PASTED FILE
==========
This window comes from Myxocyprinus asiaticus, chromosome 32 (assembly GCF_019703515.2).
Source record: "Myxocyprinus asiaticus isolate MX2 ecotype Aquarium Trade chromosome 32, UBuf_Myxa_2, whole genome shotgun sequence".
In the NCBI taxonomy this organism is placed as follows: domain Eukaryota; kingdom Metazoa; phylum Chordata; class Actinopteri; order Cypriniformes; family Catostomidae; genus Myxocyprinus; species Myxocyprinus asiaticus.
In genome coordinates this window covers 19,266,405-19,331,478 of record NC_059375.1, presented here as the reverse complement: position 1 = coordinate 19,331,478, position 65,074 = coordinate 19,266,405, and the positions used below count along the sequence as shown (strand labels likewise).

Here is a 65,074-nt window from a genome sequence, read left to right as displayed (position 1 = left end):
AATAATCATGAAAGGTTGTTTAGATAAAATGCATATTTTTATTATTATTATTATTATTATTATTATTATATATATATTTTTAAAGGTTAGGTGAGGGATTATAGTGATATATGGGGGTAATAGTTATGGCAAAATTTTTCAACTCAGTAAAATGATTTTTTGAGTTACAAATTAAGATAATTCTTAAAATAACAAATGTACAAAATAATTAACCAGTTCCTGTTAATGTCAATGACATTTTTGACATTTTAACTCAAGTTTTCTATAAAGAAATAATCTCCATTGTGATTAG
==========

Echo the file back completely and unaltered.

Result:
This window comes from Myxocyprinus asiaticus, chromosome 32 (assembly GCF_019703515.2).
Source record: "Myxocyprinus asiaticus isolate MX2 ecotype Aquarium Trade chromosome 32, UBuf_Myxa_2, whole genome shotgun sequence".
In the NCBI taxonomy this organism is placed as follows: domain Eukaryota; kingdom Metazoa; phylum Chordata; class Actinopteri; order Cypriniformes; family Catostomidae; genus Myxocyprinus; species Myxocyprinus asiaticus.
In genome coordinates this window covers 19,266,405-19,331,478 of record NC_059375.1, presented here as the reverse complement: position 1 = coordinate 19,331,478, position 65,074 = coordinate 19,266,405, and the positions used below count along the sequence as shown (strand labels likewise).

Here is a 65,074-nt window from a genome sequence, read left to right as displayed (position 1 = left end):
AATAATCATGAAAGGTTGTTTAGATAAAATGCATATTTTTATTATTATTATTATTATTATTATTATTATATATATATTTTTAAAGGTTAGGTGAGGGATTATAGTGATATATGGGGGTAATAGTTATGGCAAAATTTTTCAACTCAGTAAAATGATTTTTTGAGTTACAAATTAAGATAATTCTTAAAATAACAAATGTACAAAATAATTAACCAGTTCCTGTTAATGTCAATGACATTTTTGACATTTTAACTCAAGTTTTCTATAAAGAAATAATCTCCATTGTGATTAG